Laudy was additionally present in the Flemish magazine Ons Volkske between 1951 and 1956 with silhouette characters comic pages, and in the newspaper Le Soir with sporadic historical stories in the period 1956-1965. For Petits Belges/Tremplin, he illustrated episodes from the life of emperor Charles V ('L'Histoire comique de Charles Quint' (1954-55) and comic reworkings of Belgian folk legends (1956-1958). These legends were reprinted in the newspaper La Libre Belgique in 1987 under the title 'Légendes de Belgique'. 

Hassan et Kaddour by Jacques Laudy
The final Hassan & Kaddour story in 1962 was set in Laudy's beloved Scotland.

Retirement from comics
Laudy's artistic background often led to an unconventional approach of the comics medium. He would make his speech balloons rectangular, rather than round, for instance. 'Hassan & Kaddour' also had no permanent setting. The characters appeared in different historical eras and countries each album. Only Vandersteen's 'Suske en Wiske' did the same thing in Tintin magazine, also without providing a proper explanation. This didn't sit well with the ever-dogmatic Hergé, who wanted all comics in Tintin magazine to follow a certain standard and make logical sense. Their frequent disputes were presumably one of the reasons why Laudy left the comic industry by 1962 and devoted the rest of his career to making paintings and bagpipes. He even became a succesful portrait painter, among others of Shah Mohamed Reza Pahlavi of Persia and his wife. Even his old boss Hergé posed for a portrait once.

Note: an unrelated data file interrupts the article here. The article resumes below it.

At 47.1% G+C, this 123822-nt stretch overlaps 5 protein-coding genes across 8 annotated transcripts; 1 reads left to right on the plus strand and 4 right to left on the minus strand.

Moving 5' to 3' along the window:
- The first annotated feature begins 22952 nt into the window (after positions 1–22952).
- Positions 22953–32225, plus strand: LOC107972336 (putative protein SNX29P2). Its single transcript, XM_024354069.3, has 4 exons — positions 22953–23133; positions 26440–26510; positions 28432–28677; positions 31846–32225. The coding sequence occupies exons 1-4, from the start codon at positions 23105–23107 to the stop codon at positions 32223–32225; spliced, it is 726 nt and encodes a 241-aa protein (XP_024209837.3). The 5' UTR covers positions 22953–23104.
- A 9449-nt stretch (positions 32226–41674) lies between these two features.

Laudy somewhat sank into obscurity the next decades. Since his oeuvre was limited to publications in magazines, most which never received an album release - even at Lombard - he is still often overlooked. Even when smaller publishers started bringing out his comics in book format they still had a limited print run. 

Edgar J
Painting from 'Le Royaume d'Edgar J' depicting several of Laudy's characters, as well as the painters Moitroux and Buisseret.

New appreciation for his comics came in the 1970s, when Laudy was awarded the 1974 Prix Saint-Michel by the city of Brussels for his entire comics oeuvre. In 1991, he was named Knight in the Ordre of Leopold, and then Baron, by King Baudouin I. A large overview exhibition of his work was held in the Belgian Comic Strip Center in 1992.

Death, legacy and influence
Jacques Laudy passed away on 23 July 1993 at the age of 86. Shortly after his death, his semi-autobiographical book, called 'Le Royaume d'Edgar J', was published posthumously. It featured fictionalized descriptions and watercolors of the author's friendships with Van Melkebeke and Jacobs, and his memories of Edinburgh and the Flemish coastal village Klemskerke, which he regularly visited since his childhood. Because of his limited comics work, Laudy has been an influence on just a few younger artists, among which is Laurent Parcellier.

Jacques Laudy
Jacques Laudy in the 1940s.